Search site

Complaints procedure


Netley Marsh Parish Council



From time-to-time members of the public may have complaints about the administration or procedures of Netley Marsh Parish Council. Local councils are not subject to the jurisdiction of the Ombudsman. Complaints may be submitted to the Standards Board for England where there is perceived to be a breach of Netley Marsh Parish Council's Code of Conduct for members - which equates to the Model Code of Conduct Order 2001 re the Local Government Act 2000 Part lll, particularly the sections dealing with Prejudicial Interest. Other than that it is recommended for transparency in local government and for the benefit of good local administration that councils should adopt a standard formal procedure for considering complaints: either made by complainants directly or referred back to the council form other bodies to whom they have been made. The Code of Practice set out below is based on a recommended model, as a way of ensuring that complainants can feel satisfied that at the very least their complaint has been properly and fully considered.

Councils have been urged to do their utmost to settle complaints and satisfy complainants in the interest of the good reputation of the council. Netley Marsh Parish Council realise that if a complaint cannot be settled by the council it cannot refer the complaint to any other body for settlement, but an unsatisfied complainant may well try to enlist the services and backing of other individuals and bodies and pursue the complaint at a considerable expenditure of time and other resources to the council.

Netley Marsh Parish Council will bear in mind the provisions of the Data Protection Act 1998 as well as the Freedom of Information Act 2000 in dealing with complaints.


1. If a complaint about procedures or administration is notified orally to a councillor or the Clerk to the Council and it is not possible to satisfy the complainant in full immediately, the complainant shall be asked to put his/her complaint in writing to the Clerk to the Council and receive an assurance on receipt that the matter will be dealt with promptly.

2. If a complainant indicates that he/she would prefer not to put the complaint to the Clerk to the Council then he/she should be advised to put it to the Chairman of Council.

3. On receipt of a written complaint, the Clerk to the Council or the Chairman, as the case may be, shall (except where the complaint is about his/her own actions) try to settle the complaint directly with the complainant within the existing policy of the council, but shall not do so in respect of a complaint about the behaviour of the Clerk to the Council or a Councillor without notifying the person complained of and giving him/her an opportunity to comment on the manner in which it is intended to attempt to settle the complaint. Where the Clerk to the Council or Chairman receives a written complaint about his/her own actions, he/she shall immediately refer the complaint to the council.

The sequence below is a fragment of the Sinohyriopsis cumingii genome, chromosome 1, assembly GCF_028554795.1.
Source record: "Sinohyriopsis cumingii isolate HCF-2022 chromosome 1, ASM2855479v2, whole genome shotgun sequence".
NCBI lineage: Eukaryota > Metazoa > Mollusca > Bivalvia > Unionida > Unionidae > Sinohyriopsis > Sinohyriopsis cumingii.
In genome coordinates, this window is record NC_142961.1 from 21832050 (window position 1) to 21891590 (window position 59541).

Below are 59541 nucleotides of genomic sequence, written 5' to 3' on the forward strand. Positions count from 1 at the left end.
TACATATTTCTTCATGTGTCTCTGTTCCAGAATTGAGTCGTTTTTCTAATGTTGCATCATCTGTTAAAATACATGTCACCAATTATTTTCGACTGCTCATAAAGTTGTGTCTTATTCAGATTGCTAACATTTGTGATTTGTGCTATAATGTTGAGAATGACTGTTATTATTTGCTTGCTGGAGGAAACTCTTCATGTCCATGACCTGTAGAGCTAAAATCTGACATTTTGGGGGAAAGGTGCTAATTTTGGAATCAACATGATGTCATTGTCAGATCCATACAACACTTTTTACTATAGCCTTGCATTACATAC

4. The Clerk to the Council or the Chairman shall report to the next meeting of the Council any written complaint disposed of by direct action with the complainant.

5. The Clerk to the Council or the Chairman shall bring any written complaint that cannot be settled to the next meeting of the council, and the Clerk to the Council shall notify the complainant of the date on which the complaint will be considered.

6. The council shall consider whether the circumstances attending any complaint warrant the matter being discussed in the absence of the press and the public. If the matter is a complaint of the Clerk to the Council such that the council or the Clerk to the Council believes that the matter may lead to a disciplinary hearing then the matter must be heard with the press and public excluded. In this event, if the complaint is of any employee, even if the matter is being dealt with initially out of the context of a formal disciplinary hearing, then the employee is entitled to have a representative present to act as set out in the Employment Relations Act 1999 s.10. The matter before the council in this case will be to establish whether there is a factual basis to the complaint and the action that should then be taken. The proceedings at this stage cannot be a formal disciplinary hearing, which must be convened on a separate occasion in the proper manner.

7. As soon as may be after the decision has been made it and the nature of any action to be taken shall be communicated in writing to the complainant.

8. In the event of serial facetious, vexatious or malicious complaints from a member of the public the council should consider taking legal advice before writing any letters to the complainant.

C:\Documents and Settings\Ros\My Documents\NMPC!\Netley Marsh PC\PoliciesandProcedures\Complaints procedure2010.doc - Adopted 16 June 2010 1